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3 Non-Financial Factors That Could Impact Your Business' Value For healthy companies that want to maximize their value, the qualitative indicators can be bundled into three main categories.

By Jessica Fialkovich Edited by Maria Bailey

Key Takeaways

  • 1. The owner's goals
  • 2. The owner's role
  • 3. Growth opportunities

Opinions expressed by Entrepreneur contributors are their own.

Determining a business' value is not all about adding up revenue and subtracting expenses. While an important piece, these hard numbers are only half the equation for computing what a company is worth. To come up with the true value, we also look at factors like the level of owner involvement, company goals and growth opportunities. When we use the complete equation, we get a comprehensive picture of a business and can better understand the story of its past, present and future.

Calculations may vary depending on the company, but in a healthy one, there is about a 50/50 split between the quantitative (financial) and qualitative (non-financial) sides of performance. If the business isn't profitable, it's more important to focus on the quantitative side and fix the numbers first. Many owners don't want to hear that, but if they're not hitting their numbers, it may mean the business is not working. They must fix the quantitative issues before moving to the qualitative side.

Related: What Is a Balance Sheet and Why Does Your Business Need One?

For healthy companies that want to maximize their value, the qualitative indicators can be bundled into three main categories.

Evaluating quality

1. The owner's goals

We've found significant research showing that if an owner has defined goals and plans for the future that are in line with market expectations for their company's value, they're going to have a much stronger exit. What is the owner's defined goal for exiting the business — to get the most money, to take care of their employees and to ensure a legacy? You must then get to the "why" behind the goals and devise a plan of action. It almost doesn't matter what the answers to the questions are; having achievable goals and a strategy for reaching them can increase the company's value because it keeps the owner focused on improving the other areas of the business.

2. The owner's role

The extent of the owner's involvement is a critical indicator, but perhaps not for the reason you think. The more involved the owner is in day-to-day operations, the more central they are to the business, the less the business will be worth down the road. If the owner is the linchpin that holds everything together, what will happen to the company when they leave? Evaluating operations is more about the system and the structure of the team. Look at the organizational chart and who's on it – are they good employees or bad employees? Examine the company's processes and procedures and how new team members are trained and onboarded. The owner sets the vision, but it's the team that increases company value by carrying out the vision.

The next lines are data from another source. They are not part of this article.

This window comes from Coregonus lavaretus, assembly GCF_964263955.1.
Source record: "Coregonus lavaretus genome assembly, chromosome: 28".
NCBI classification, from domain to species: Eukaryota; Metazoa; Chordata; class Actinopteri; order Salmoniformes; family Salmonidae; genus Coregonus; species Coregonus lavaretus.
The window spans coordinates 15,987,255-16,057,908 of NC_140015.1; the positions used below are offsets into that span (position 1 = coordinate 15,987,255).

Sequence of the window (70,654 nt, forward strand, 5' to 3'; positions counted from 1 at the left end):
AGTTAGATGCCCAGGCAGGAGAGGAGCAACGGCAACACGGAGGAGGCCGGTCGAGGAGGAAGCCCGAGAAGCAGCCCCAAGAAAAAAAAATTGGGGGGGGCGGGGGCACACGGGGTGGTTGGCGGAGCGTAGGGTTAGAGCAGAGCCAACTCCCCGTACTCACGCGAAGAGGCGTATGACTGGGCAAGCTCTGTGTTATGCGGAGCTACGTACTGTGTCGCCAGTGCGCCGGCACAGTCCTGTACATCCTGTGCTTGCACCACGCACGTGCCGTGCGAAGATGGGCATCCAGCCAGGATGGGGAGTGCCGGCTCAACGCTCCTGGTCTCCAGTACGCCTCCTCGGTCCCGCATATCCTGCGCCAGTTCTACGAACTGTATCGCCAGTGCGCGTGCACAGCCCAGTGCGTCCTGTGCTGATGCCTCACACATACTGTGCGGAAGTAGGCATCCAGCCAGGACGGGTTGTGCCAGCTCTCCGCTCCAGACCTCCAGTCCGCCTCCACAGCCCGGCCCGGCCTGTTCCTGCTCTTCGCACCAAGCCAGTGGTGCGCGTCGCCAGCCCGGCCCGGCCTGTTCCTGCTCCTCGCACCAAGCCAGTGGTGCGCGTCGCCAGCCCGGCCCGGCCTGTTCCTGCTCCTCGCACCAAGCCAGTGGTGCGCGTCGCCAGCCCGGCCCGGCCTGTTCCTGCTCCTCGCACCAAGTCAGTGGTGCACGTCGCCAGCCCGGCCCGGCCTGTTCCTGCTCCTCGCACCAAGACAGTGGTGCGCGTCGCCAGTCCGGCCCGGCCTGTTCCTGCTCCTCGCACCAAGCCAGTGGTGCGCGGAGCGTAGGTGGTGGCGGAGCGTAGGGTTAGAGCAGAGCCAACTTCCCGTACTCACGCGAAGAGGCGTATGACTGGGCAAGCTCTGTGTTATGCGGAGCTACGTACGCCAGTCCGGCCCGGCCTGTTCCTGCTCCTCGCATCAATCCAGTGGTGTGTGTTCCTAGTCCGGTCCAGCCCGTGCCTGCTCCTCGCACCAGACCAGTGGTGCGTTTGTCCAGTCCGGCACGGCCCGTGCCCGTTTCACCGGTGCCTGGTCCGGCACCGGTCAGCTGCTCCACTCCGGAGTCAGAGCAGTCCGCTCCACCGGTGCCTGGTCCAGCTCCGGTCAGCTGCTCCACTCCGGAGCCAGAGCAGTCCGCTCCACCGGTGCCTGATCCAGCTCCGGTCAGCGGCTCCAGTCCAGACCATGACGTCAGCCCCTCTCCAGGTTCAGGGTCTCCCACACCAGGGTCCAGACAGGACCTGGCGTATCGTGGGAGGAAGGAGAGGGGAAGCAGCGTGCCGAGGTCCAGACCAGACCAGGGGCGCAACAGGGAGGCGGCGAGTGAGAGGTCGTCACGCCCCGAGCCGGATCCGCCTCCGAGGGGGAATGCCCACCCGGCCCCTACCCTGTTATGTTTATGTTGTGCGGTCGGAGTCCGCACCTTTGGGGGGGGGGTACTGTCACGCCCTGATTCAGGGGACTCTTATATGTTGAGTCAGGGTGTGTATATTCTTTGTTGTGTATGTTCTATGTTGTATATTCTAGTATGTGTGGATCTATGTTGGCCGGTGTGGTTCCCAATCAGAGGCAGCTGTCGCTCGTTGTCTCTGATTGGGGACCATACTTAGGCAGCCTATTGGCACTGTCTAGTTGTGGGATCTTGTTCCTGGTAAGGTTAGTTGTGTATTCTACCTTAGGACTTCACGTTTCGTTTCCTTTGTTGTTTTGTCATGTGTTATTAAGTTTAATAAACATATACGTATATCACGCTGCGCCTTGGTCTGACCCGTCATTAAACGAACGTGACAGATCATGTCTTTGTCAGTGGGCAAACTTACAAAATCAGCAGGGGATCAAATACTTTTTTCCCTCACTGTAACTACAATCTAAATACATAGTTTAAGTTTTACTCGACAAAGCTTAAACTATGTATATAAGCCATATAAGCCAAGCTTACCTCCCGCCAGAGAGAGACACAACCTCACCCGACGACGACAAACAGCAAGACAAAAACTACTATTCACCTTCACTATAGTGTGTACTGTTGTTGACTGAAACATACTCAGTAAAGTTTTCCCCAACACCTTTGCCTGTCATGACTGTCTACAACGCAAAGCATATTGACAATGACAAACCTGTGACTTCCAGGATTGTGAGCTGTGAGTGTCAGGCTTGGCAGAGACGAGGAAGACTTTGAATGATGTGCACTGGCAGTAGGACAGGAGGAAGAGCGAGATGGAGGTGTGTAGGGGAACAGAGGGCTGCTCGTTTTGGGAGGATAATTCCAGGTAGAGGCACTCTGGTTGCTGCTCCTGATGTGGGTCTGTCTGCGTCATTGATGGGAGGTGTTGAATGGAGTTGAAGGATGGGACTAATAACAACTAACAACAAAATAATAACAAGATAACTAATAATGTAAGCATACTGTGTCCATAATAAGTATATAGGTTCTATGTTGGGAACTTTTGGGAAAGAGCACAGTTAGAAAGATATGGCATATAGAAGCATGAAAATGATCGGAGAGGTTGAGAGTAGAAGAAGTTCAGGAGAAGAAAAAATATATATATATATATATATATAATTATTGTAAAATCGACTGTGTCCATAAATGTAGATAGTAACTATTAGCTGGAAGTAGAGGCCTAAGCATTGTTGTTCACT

3. Growth opportunities

Nobody wants to buy a business and keep it exactly as it is. They want to see potential for growth in the future, especially the potential for return on their investment as a buyer. Whether it's a simple price increase or new locations, whoever buys the business is going to ask about growth opportunities. Indicators like product or service diversification in both the company and the industry it's in give a good sense of whether the company is moving forward or standing still (and at risk of going backward). The more potential you can show, the more upside there will be for the next owner — adding up to greater value.

Related: 8 Factors That Determine the Financial Health of a Business

Cycle of success

When the qualitative side of the equation is working, it all ties together. The owner knows the goals, which are aligned with where the company is going, and is leading the organization but working themselves out of the day-to-day operations; the business grows and creates more growth opportunities for the next owner. Paired with profitable numbers, it's a cycle that builds a high-quality business.

For the best owners, it takes a minimum of three to five years to get that cycle working for you and have reliable indicators of your value. Making it part of a 10-year strategy is even better.

At Exit Factor, we have 62 different qualitative indicators that we use for determining company worth. We don't use them all, or even close to that, for every business; it's usually a matter of tweaking three to five of the 62 indicators. Figure out which of those 62 are essential for your company, and you'll have a truly forward-looking strategy for profitable growth.

Jessica Fialkovich

Entrepreneur Leadership Network® Contributor

Founder and President of Exit Factor

Jessica Fialkovich is the founder and president of Exit Factor, a growing franchise brand of trusted advisors and consultants who assist entrepreneurs in preparing their businesses for sale and maximizing their value.

Want to be an Entrepreneur Leadership Network contributor? Apply now to join.

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